Professor Charles Taylor’s heart aches for the Crow—the Crow Indians of the Yellowstone river valley, that is, whose warriors are now mere ghosts, and whose culture of incessant killing and scalping and murder and rapine has been irrevocably lost. “Tragically lost,” says Taylor, Professor of Law and Philosophy at Northwestern University. In his mind cultural loss is about the worst thing that can happen.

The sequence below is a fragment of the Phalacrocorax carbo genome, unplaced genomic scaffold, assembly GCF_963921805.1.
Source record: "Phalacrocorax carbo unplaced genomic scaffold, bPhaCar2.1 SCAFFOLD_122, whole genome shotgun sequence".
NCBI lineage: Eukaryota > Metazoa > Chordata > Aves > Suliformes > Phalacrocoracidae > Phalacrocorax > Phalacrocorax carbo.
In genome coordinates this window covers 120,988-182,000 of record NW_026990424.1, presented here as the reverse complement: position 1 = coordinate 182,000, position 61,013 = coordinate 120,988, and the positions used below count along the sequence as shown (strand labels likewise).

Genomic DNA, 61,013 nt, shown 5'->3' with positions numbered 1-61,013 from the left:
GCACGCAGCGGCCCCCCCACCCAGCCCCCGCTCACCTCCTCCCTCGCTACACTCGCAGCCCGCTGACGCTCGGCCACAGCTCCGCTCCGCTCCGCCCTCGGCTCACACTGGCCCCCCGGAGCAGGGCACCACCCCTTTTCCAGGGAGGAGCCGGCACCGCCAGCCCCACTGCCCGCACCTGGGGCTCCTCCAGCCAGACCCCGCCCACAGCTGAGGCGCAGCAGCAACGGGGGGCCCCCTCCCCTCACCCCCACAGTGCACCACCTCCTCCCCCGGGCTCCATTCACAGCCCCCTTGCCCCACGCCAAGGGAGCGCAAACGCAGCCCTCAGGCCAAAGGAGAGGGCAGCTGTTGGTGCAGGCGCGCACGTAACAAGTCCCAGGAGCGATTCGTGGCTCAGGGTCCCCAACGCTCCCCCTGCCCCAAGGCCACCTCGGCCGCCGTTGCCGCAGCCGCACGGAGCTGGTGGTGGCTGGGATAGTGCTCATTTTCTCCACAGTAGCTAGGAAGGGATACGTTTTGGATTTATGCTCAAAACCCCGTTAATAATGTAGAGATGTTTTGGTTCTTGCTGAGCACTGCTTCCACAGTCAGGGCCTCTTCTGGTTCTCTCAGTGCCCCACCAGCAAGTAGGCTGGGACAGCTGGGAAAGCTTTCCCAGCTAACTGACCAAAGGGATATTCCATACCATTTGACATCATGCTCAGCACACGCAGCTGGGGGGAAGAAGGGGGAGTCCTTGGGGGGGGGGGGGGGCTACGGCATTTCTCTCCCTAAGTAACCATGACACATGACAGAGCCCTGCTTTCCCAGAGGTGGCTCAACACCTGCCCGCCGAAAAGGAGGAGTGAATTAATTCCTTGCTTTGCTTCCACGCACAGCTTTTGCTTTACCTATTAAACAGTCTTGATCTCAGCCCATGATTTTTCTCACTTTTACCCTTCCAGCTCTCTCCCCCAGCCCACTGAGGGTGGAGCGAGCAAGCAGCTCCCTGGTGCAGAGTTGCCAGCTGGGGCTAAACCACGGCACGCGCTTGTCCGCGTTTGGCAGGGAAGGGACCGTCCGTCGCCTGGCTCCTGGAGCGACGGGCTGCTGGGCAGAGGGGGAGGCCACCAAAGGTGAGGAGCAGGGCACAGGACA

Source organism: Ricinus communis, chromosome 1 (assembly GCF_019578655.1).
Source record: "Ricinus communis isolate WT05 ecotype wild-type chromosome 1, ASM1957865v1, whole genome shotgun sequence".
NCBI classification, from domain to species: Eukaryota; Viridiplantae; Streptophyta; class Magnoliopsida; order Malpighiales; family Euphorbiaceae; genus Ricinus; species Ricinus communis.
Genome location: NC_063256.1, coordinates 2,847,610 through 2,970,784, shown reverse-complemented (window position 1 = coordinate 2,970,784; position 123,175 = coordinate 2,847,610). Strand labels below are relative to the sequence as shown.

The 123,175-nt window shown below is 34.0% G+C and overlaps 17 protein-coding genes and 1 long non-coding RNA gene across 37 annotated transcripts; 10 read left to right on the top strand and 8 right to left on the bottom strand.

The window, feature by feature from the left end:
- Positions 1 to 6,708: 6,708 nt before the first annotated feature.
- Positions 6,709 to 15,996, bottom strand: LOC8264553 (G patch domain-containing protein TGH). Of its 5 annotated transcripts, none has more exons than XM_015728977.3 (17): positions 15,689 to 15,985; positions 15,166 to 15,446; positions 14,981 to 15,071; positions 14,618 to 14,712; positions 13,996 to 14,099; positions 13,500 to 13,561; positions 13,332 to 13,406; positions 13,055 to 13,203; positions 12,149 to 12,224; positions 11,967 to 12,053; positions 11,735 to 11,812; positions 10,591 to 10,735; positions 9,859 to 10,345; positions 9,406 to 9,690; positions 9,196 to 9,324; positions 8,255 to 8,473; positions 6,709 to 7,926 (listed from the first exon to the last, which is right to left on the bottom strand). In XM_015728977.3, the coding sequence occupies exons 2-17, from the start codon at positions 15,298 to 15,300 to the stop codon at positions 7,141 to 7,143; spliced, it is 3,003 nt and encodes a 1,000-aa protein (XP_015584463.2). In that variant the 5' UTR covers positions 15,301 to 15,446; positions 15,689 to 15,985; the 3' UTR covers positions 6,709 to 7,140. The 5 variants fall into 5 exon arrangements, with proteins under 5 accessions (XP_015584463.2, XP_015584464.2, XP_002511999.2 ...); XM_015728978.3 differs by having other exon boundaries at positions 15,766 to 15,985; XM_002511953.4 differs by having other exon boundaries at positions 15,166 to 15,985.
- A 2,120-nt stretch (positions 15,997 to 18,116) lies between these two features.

Genocide is even more serious, it’s true, but as he writes in last April’s New York Review of Books, reviewing Jonathan Lear’s Radical Hope: Ethics in the Face of Cultural Devastation, “The issue is not genocide. Many of the Crow people survive; but their culture is gone.” He then quotes the tribal chief Plenty Coups who said back in the 1920s that “When the buffalo went away the hearts of my people fell to the ground, and they could not lift them up again. After...

 

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